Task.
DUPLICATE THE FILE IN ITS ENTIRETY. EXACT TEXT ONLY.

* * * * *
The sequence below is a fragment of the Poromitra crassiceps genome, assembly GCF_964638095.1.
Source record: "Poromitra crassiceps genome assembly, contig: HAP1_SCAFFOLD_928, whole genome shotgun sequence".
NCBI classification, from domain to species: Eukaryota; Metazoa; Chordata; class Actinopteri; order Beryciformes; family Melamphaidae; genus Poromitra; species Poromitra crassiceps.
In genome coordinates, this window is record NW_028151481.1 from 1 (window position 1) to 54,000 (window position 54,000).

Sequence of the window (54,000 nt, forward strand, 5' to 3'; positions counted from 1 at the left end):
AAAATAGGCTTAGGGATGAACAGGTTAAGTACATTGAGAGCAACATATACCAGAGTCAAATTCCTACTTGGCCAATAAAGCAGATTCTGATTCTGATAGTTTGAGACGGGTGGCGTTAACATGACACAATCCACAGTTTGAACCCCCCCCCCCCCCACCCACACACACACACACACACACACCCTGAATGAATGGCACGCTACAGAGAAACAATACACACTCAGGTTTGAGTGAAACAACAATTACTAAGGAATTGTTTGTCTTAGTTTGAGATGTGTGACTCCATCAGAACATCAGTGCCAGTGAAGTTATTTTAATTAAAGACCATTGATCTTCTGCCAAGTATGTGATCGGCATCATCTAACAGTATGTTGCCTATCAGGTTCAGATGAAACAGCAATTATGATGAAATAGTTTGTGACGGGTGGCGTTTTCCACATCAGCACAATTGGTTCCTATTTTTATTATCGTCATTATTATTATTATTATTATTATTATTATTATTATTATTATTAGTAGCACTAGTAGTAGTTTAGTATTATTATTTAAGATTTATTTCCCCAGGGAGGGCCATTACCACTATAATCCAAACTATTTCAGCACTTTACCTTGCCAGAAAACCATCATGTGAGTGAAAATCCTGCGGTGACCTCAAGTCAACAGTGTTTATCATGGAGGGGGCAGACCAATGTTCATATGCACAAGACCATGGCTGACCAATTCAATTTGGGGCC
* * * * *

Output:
The sequence below is a fragment of the Poromitra crassiceps genome, assembly GCF_964638095.1.
Source record: "Poromitra crassiceps genome assembly, contig: HAP1_SCAFFOLD_928, whole genome shotgun sequence".
NCBI classification, from domain to species: Eukaryota; Metazoa; Chordata; class Actinopteri; order Beryciformes; family Melamphaidae; genus Poromitra; species Poromitra crassiceps.
In genome coordinates, this window is record NW_028151481.1 from 1 (window position 1) to 54,000 (window position 54,000).

Sequence of the window (54,000 nt, forward strand, 5' to 3'; positions counted from 1 at the left end):
AAAATAGGCTTAGGGATGAACAGGTTAAGTACATTGAGAGCAACATATACCAGAGTCAAATTCCTACTTGGCCAATAAAGCAGATTCTGATTCTGATAGTTTGAGACGGGTGGCGTTAACATGACACAATCCACAGTTTGAACCCCCCCCCCCCCCACCCACACACACACACACACACACACCCTGAATGAATGGCACGCTACAGAGAAACAATACACACTCAGGTTTGAGTGAAACAACAATTACTAAGGAATTGTTTGTCTTAGTTTGAGATGTGTGACTCCATCAGAACATCAGTGCCAGTGAAGTTATTTTAATTAAAGACCATTGATCTTCTGCCAAGTATGTGATCGGCATCATCTAACAGTATGTTGCCTATCAGGTTCAGATGAAACAGCAATTATGATGAAATAGTTTGTGACGGGTGGCGTTTTCCACATCAGCACAATTGGTTCCTATTTTTATTATCGTCATTATTATTATTATTATTATTATTATTATTATTATTATTATTAGTAGCACTAGTAGTAGTTTAGTATTATTATTTAAGATTTATTTCCCCAGGGAGGGCCATTACCACTATAATCCAAACTATTTCAGCACTTTACCTTGCCAGAAAACCATCATGTGAGTGAAAATCCTGCGGTGACCTCAAGTCAACAGTGTTTATCATGGAGGGGGCAGACCAATGTTCATATGCACAAGACCATGGCTGACCAATTCAATTTGGGGCC